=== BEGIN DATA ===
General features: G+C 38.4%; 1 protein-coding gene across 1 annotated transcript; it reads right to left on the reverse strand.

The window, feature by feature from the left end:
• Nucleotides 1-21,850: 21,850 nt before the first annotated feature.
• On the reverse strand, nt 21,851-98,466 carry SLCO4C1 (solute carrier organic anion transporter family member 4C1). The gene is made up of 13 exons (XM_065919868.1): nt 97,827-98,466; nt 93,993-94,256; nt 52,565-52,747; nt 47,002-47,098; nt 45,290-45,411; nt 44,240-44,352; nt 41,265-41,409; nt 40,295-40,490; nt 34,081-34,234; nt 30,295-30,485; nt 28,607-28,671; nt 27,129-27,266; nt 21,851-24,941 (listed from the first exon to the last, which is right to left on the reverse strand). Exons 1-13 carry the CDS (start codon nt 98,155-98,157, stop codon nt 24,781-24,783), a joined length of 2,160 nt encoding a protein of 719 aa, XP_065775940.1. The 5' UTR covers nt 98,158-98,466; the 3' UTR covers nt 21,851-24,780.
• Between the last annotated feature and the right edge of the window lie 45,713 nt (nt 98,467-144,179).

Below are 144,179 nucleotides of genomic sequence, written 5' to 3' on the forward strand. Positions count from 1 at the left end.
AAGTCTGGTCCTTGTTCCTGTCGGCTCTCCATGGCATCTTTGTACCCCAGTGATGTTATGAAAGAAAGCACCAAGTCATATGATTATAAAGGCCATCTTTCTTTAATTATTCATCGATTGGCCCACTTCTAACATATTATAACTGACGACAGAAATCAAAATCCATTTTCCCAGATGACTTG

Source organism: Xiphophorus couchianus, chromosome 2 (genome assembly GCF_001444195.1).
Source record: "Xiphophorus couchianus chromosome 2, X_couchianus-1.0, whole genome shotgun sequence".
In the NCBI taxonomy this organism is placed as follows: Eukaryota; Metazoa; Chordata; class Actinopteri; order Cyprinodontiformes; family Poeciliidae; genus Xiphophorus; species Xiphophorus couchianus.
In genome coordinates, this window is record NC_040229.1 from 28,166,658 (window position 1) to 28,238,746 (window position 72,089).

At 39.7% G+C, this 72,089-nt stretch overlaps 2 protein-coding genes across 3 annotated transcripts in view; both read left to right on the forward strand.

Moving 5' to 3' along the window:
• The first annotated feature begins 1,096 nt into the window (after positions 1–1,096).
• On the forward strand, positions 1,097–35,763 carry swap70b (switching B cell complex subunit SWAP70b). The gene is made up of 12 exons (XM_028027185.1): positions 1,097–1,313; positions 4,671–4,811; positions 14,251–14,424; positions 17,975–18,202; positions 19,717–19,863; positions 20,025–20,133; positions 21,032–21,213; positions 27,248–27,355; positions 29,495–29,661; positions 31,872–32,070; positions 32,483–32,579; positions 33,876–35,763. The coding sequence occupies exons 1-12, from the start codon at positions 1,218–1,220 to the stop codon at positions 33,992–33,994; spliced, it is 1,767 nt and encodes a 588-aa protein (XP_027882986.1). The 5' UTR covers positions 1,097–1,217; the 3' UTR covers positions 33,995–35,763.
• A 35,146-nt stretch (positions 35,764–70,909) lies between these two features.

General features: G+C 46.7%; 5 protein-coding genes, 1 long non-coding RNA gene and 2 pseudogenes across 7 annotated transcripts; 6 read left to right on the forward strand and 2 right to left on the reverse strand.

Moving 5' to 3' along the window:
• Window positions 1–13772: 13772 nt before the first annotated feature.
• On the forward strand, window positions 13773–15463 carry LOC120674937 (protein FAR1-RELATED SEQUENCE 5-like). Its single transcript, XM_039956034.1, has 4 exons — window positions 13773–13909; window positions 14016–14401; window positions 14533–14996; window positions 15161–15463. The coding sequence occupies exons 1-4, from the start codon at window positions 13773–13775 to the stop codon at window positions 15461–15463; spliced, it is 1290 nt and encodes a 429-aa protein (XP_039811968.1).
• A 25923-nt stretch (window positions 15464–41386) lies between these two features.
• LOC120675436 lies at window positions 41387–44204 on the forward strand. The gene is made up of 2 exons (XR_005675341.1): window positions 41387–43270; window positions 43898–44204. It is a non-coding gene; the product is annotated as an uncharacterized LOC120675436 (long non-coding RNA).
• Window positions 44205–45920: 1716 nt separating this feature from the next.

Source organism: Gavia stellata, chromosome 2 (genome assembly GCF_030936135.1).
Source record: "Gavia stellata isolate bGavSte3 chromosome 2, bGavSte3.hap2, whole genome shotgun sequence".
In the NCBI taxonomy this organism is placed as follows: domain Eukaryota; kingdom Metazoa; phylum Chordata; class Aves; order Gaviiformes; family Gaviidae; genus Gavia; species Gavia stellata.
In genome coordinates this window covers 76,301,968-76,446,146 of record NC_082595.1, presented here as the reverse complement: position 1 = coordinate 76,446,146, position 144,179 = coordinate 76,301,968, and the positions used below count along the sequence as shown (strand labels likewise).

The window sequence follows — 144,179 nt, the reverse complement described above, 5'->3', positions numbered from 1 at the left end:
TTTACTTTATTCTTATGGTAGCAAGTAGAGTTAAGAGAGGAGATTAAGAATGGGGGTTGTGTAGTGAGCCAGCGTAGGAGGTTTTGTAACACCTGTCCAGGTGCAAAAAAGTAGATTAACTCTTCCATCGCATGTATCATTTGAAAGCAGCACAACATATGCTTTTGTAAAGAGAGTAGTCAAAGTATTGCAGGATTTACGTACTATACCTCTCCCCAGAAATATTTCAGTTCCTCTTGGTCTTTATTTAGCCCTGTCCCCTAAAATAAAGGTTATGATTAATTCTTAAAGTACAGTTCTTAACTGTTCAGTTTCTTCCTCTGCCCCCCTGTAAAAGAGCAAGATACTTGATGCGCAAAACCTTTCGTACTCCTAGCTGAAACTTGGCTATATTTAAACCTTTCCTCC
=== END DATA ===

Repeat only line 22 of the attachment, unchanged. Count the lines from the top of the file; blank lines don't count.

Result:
• LOC120675436 lies at window positions 41387–44204 on the forward strand. The gene is made up of 2 exons (XR_005675341.1): window positions 41387–43270; window positions 43898–44204. It is a non-coding gene; the product is annotated as an uncharacterized LOC120675436 (long non-coding RNA).